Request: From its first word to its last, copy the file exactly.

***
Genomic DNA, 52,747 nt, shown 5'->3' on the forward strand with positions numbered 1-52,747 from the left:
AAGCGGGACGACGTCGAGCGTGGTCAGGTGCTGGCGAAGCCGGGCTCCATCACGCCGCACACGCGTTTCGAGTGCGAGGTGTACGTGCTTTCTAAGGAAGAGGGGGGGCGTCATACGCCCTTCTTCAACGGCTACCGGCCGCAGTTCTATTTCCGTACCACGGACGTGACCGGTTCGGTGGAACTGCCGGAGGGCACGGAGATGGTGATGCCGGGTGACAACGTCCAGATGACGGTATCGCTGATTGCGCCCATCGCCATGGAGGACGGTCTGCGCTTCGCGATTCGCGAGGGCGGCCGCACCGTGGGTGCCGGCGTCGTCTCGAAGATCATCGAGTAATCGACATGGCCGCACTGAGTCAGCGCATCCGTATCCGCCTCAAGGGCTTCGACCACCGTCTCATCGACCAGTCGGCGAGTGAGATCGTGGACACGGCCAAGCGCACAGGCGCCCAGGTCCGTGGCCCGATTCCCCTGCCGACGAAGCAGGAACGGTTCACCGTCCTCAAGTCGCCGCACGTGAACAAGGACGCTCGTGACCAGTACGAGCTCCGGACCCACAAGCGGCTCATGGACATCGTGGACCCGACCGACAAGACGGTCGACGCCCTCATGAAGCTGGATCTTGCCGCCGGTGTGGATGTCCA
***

Genomic DNA, 52,747 nt, shown 5'->3' on the forward strand with positions numbered 1-52,747 from the left:
AAGCGGGACGACGTCGAGCGTGGTCAGGTGCTGGCGAAGCCGGGCTCCATCACGCCGCACACGCGTTTCGAGTGCGAGGTGTACGTGCTTTCTAAGGAAGAGGGGGGGCGTCATACGCCCTTCTTCAACGGCTACCGGCCGCAGTTCTATTTCCGTACCACGGACGTGACCGGTTCGGTGGAACTGCCGGAGGGCACGGAGATGGTGATGCCGGGTGACAACGTCCAGATGACGGTATCGCTGATTGCGCCCATCGCCATGGAGGACGGTCTGCGCTTCGCGATTCGCGAGGGCGGCCGCACCGTGGGTGCCGGCGTCGTCTCGAAGATCATCGAGTAATCGACATGGCCGCACTGAGTCAGCGCATCCGTATCCGCCTCAAGGGCTTCGACCACCGTCTCATCGACCAGTCGGCGAGTGAGATCGTGGACACGGCCAAGCGCACAGGCGCCCAGGTCCGTGGCCCGATTCCCCTGCCGACGAAGCAGGAACGGTTCACCGTCCTCAAGTCGCCGCACGTGAACAAGGACGCTCGTGACCAGTACGAGCTCCGGACCCACAAGCGGCTCATGGACATCGTGGACCCGACCGACAAGACGGTCGACGCCCTCATGAAGCTGGATCTTGCCGCCGGTGTGGATGTCCA